I realise that again I'm only seeing it from that side of things, but I'm struggling to see it from the other side as the argument just seems to be "people should have the right to strike" - which I don't really understand. Why should people have the right to strike? It's not a universal right that we all have. I can't strike, why should they be able to?


Well my point was that everybody should have the right to strike. But that doesn't (and has never) meant individuals, a strike is when the majority (or at least a big chunk) of the workforce removes their labour, usually as a result of union action. If you are not in a union, then that's your own tough luck, your conditions being bad and you doing nothing about it does not mean other people cannot do it.

So the idea of "an employee holding an employer hostage" doesn't really exist. Lots of employees can do so (although it is not really holding them hostage) but that is usually after a hell of a lot of talks and negotiations between the staff, unions and employer. Strikes should only ever be the last resort.

It might be worth looking up the history of industrial action to see the conditions in which strike action started. Sure we all have it better nowadays, but that is only as the result of the fights and struggles of those workers from 100 years or so ago. Our rights are important and some people absolutely rely on options such as striking, don't give them away for everybody just because you personally don't think you could strike.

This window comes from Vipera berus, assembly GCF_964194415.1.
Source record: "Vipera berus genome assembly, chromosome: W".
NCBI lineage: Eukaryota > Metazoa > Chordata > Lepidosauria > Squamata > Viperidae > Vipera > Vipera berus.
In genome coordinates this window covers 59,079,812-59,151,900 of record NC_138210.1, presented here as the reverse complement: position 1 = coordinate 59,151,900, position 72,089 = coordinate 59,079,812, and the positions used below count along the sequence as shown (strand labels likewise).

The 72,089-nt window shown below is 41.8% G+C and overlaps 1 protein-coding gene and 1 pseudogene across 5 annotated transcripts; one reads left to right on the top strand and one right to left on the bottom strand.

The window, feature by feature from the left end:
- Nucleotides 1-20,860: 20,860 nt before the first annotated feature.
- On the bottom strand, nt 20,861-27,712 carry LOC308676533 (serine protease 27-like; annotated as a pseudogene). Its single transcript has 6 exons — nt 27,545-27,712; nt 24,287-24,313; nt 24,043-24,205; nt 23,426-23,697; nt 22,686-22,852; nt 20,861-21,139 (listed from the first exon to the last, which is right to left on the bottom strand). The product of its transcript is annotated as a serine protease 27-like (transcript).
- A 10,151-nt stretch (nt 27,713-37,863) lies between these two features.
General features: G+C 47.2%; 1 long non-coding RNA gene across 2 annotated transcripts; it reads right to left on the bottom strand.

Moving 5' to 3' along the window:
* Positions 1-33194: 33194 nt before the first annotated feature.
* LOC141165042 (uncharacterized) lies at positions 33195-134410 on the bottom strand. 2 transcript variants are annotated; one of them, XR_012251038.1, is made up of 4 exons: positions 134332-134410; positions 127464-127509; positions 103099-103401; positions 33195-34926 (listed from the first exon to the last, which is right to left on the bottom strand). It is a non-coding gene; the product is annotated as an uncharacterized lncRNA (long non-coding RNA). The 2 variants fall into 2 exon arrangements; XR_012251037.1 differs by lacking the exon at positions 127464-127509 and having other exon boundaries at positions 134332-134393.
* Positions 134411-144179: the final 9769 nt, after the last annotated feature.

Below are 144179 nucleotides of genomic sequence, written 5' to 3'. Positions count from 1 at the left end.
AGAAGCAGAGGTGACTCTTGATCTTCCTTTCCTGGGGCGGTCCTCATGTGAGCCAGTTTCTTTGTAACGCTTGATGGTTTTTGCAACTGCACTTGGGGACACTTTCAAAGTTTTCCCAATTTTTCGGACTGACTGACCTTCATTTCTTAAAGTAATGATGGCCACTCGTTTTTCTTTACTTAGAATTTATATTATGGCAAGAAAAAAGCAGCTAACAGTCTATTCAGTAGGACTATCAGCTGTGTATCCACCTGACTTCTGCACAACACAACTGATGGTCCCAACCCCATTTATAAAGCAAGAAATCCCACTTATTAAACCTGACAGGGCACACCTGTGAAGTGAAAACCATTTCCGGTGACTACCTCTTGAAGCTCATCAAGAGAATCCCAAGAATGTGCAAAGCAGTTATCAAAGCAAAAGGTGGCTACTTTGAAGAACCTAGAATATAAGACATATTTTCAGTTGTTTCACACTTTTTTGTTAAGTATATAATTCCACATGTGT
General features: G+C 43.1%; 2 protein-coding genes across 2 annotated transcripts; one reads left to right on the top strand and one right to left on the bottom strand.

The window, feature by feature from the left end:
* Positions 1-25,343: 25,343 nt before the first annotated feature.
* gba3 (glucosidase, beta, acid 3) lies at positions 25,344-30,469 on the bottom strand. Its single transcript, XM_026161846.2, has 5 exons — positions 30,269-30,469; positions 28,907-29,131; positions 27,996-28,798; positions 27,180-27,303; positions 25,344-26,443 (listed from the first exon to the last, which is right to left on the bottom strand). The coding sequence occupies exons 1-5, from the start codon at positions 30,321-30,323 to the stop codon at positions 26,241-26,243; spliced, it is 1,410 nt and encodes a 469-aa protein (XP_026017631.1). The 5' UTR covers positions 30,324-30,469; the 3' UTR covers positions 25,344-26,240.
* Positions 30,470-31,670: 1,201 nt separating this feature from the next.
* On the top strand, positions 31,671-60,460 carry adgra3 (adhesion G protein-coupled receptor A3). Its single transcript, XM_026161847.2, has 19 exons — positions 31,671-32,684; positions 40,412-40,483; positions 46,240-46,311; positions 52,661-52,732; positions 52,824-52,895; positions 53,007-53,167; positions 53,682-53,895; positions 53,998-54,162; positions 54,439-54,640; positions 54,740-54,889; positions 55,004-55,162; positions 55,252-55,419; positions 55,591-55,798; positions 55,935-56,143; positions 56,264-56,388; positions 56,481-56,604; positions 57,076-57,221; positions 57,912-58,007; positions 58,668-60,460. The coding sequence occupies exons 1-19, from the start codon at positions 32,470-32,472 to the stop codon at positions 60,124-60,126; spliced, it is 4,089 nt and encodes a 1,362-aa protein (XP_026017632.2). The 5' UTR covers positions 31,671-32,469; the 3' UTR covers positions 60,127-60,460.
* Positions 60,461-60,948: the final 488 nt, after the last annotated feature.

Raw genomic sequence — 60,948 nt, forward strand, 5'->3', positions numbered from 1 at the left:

Also, terms and conditions of employment change. You might be happy with your contract and salary when you join a company, but 10 years later it might have change beyond all recognition. And there might not be any other jobs to go to or jobs you are qualified to do.
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Preezy
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PostRe: Strike!
by Preezy » Thu Dec 15, 2016 4:45 pm

Question - do we have unions for government employees?

I don't think we should have anybody who works for the government being a member of a union, all that is is legalised extortion. The union members help elect the politicians and it's the politicians that pay their salaries which is a very incestuous and dubious process but the taxpayer isn't involved in it at all, so we just get stuck with the bill. I don't think that's right.
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PostRe: Strike!
by Hyperion » Thu Dec 15, 2016 4:57 pm

Steve wrote:I think anyone working in a public service shouldn't be allowed to strike.

Yeah, alright Thatcher.
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PostRe: Strike!
by Moggy » Thu Dec 15, 2016 5:04 pm

make fists with your toes wrote:Question - do we have unions for government employees?

I don't think we should have anybody who works for the government being a member of a union, all that is is legalised extortion. The union members help elect the politicians and it's the politicians that pay their salaries which is a very incestuous and dubious process but the taxpayer isn't involved in it at all, so we just get stuck with the bill. I don't think that's right.